The prevalence of previously diagnosed and undiagnosed psoriasis in US adults: results from NHANES 2003-2004

J Am Acad Dermatol. 2009 Feb;60(2):218-24. doi: 10.1016/j.jaad.2008.09.022. Epub 2008 Nov 20.


Background: Psoriasis is a predictor of morbidity. It is important to determine the extent to which psoriasis remains undiagnosed.

Objective: To determine the prevalence of psoriasis.

Methods: We conducted a cross-sectional study using the National Health and Nutrition Examination Survey 2003-2004.

Results: The prevalence of diagnosed psoriasis was 3.15% (95% confidence interval [CI], 2.18-4.53), corresponding to 5 million adults. Approximately 17% of these patients have moderate to severe psoriasis based on body surface area report and 25% rate psoriasis a large problem in everyday life. The prevalence of undiagnosed active psoriasis by conservative estimate was 0.4% (95% CI, 0.19-0.82), corresponding to approximately 600,000 US adults, and 2.28% (95% CI, 1.47-3.50) by a broader definition, corresponding to 3.6 million US adults. Undiagnosed patients had a trend toward being more likely to be male, nonwhite, less educated, and unmarried compared with patients who had received a diagnosis.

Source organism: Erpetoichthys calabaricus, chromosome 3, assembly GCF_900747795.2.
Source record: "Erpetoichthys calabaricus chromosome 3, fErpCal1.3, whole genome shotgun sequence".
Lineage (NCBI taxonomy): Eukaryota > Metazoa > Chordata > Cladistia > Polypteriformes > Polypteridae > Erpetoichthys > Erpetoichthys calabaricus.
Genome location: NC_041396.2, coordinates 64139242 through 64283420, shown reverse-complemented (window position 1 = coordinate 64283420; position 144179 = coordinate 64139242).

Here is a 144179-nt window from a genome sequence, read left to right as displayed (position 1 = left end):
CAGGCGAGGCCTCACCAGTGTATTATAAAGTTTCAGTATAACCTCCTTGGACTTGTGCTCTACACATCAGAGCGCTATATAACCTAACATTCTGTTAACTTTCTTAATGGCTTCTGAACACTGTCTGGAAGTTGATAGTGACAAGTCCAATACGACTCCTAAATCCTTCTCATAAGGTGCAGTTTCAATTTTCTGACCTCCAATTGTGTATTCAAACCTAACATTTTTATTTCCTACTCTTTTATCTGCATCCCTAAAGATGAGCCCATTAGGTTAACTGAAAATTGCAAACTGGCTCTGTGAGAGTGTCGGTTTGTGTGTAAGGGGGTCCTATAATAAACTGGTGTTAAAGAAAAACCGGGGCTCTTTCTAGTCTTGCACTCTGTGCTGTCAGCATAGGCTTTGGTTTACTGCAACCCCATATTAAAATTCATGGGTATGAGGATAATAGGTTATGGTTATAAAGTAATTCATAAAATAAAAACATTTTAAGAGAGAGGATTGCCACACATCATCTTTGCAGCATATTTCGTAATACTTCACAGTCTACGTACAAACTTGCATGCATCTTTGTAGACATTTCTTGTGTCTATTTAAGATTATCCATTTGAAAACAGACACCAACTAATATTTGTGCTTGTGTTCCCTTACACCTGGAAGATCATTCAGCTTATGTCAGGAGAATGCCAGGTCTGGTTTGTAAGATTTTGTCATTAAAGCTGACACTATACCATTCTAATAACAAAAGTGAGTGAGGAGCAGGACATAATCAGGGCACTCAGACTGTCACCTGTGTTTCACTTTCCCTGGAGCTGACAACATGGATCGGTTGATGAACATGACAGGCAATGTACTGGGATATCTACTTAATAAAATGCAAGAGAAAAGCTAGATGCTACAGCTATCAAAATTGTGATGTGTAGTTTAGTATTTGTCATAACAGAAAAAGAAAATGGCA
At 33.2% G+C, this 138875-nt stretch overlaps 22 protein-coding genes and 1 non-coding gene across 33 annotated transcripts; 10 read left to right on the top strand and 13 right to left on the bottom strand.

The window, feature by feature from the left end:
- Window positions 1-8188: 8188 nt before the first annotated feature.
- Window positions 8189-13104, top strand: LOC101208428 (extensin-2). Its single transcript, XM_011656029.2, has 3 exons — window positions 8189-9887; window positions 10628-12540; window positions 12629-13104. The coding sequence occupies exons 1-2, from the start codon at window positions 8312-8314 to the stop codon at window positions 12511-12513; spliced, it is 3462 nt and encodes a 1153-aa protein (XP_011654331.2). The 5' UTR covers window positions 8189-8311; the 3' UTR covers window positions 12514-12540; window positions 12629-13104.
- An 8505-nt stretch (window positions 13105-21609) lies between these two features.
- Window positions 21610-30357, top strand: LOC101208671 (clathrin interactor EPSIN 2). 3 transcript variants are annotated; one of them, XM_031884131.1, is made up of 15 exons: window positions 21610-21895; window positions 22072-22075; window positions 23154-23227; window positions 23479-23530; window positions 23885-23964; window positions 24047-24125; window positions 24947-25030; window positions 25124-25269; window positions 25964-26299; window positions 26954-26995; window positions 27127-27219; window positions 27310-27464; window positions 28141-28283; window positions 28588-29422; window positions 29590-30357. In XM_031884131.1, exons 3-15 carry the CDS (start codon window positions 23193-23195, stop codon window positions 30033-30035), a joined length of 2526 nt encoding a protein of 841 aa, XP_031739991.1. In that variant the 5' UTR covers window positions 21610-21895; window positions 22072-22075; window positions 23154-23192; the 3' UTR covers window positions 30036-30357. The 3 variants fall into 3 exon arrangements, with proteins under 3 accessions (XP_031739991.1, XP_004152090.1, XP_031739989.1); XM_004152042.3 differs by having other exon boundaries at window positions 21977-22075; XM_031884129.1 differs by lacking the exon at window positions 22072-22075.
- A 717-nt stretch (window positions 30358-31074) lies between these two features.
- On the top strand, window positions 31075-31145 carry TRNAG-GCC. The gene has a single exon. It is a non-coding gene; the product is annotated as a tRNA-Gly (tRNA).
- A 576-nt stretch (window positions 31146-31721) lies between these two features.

Limitations: The method for determining the presence of psoriasis had limited ability to detect mild disease and only fair interrater agreement.

Conclusion: More than 5 million adults have been diagnosed with psoriasis. A large number have undiagnosed psoriasis and there are important disparities which may be associated with not receiving medical attention.

Publication types

  • Research Support, N.I.H., Extramural

MeSH terms

  • Adult
  • Cross-Sectional Studies
  • Female
  • Humans
  • Male
  • Middle Aged
  • Nutrition Surveys*
  • Prevalence
  • Psoriasis / diagnosis*
  • Psoriasis / epidemiology*
  • Socioeconomic Factors
  • United States / epidemiology